Nokia is expected to continue focusing on Windows Phone-based hardware despite dipping its toes in Android’s openness recently, and the next WP handheld is likely called Lumia 630.

lumia 630 Presumed Nokia Lumia 630 handheld visits the FCC, may debut April 19

Did anyone ask for a budget-conscious Nokia Lumia with slightly superior specs compared to the 520 and 525? Then it’s time to rejoice, as the Lumia 630, codenamed Moneypenny, has just moved one step closer to a formal announcement.

Said intro may happen on April 19, according to usually reliable industry leaker @evleaks, in which case scoring FCC’s regulatory approvals this week makes perfect sense. After all, you don’t want to wait until the eleventh hour to get the Commission’s blessing.

Disguised under an RM-976 model number mentioned in multiple previous reports, the single-SIM Lumia 630 visited the FCC alone. As in not chaperoned by the dual-SIM Lumia 635, aka RM-977 or RM-978, the purported first ever Windows Phone capable of accommodating two SIM cards at once.

But fret not, they’re both looming large on the horizon. Some speculated the 630/635 duo might even break cover as early as April 2, when Microsoft’s Build Developer Conference kicks off in San Francisco.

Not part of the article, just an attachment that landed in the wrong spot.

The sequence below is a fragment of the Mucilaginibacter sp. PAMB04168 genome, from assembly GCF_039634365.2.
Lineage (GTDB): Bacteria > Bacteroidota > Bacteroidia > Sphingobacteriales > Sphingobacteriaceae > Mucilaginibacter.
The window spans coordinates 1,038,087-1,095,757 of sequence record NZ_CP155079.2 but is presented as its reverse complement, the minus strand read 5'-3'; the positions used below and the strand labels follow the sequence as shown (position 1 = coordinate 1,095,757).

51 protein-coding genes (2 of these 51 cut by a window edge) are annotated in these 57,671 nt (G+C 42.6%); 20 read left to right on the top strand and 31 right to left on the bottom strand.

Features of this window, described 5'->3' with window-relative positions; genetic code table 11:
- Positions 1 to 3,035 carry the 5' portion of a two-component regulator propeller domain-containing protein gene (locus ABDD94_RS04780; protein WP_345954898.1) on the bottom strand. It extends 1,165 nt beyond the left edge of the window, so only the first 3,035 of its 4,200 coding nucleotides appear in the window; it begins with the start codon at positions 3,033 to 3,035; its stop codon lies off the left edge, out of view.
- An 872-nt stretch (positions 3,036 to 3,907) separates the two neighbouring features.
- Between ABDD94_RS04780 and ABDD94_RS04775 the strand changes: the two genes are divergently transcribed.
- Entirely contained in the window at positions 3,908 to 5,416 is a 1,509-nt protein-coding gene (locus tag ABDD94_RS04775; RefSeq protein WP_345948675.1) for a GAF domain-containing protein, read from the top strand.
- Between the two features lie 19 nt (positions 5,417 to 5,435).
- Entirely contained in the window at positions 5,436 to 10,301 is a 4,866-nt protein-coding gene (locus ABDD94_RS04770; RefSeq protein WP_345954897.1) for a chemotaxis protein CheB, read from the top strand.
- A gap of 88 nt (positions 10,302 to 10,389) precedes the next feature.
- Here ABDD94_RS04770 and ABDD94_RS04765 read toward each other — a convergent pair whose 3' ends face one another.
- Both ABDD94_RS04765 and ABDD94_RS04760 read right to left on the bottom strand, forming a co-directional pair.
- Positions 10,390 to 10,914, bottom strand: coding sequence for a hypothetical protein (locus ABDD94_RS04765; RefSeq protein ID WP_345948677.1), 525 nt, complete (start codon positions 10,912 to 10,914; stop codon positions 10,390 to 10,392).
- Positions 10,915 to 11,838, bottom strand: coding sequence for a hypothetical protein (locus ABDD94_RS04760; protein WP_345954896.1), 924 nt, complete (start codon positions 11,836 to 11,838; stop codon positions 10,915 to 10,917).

Nokia Lumia 630 FCC Presumed Nokia Lumia 630 handheld visits the FCC, may debut April 19

Either way, RM-976’s FCC approval docs set the phone’s dimensions in stone – 129.5 mm height and 66.7 mm width – as well as its microSD support, Wi-Fi, Bluetooth, GPS and 3G connectivity options. Taking into account the unavoidable bezels, Lumia 630’s usable screen real estate shall come in at roughly 4.5 inches. Probably, with 720p resolution.

The on-board software version is a question mark, as Microsoft is almost ready to launch Windows Phone 8.1, but worst case scenario, the 4.5 incher(s) will run WP8 out the box and grab an OTA upgrade soon after their rollout.

Now, if we could only get the pricing scoop to find out exactly where the pair places on Nokia’s totem pole. Above the Lumia 520 and 525, but what kind of a gap are we looking at exactly?

Sources: Phone Arena, FCC, Twitter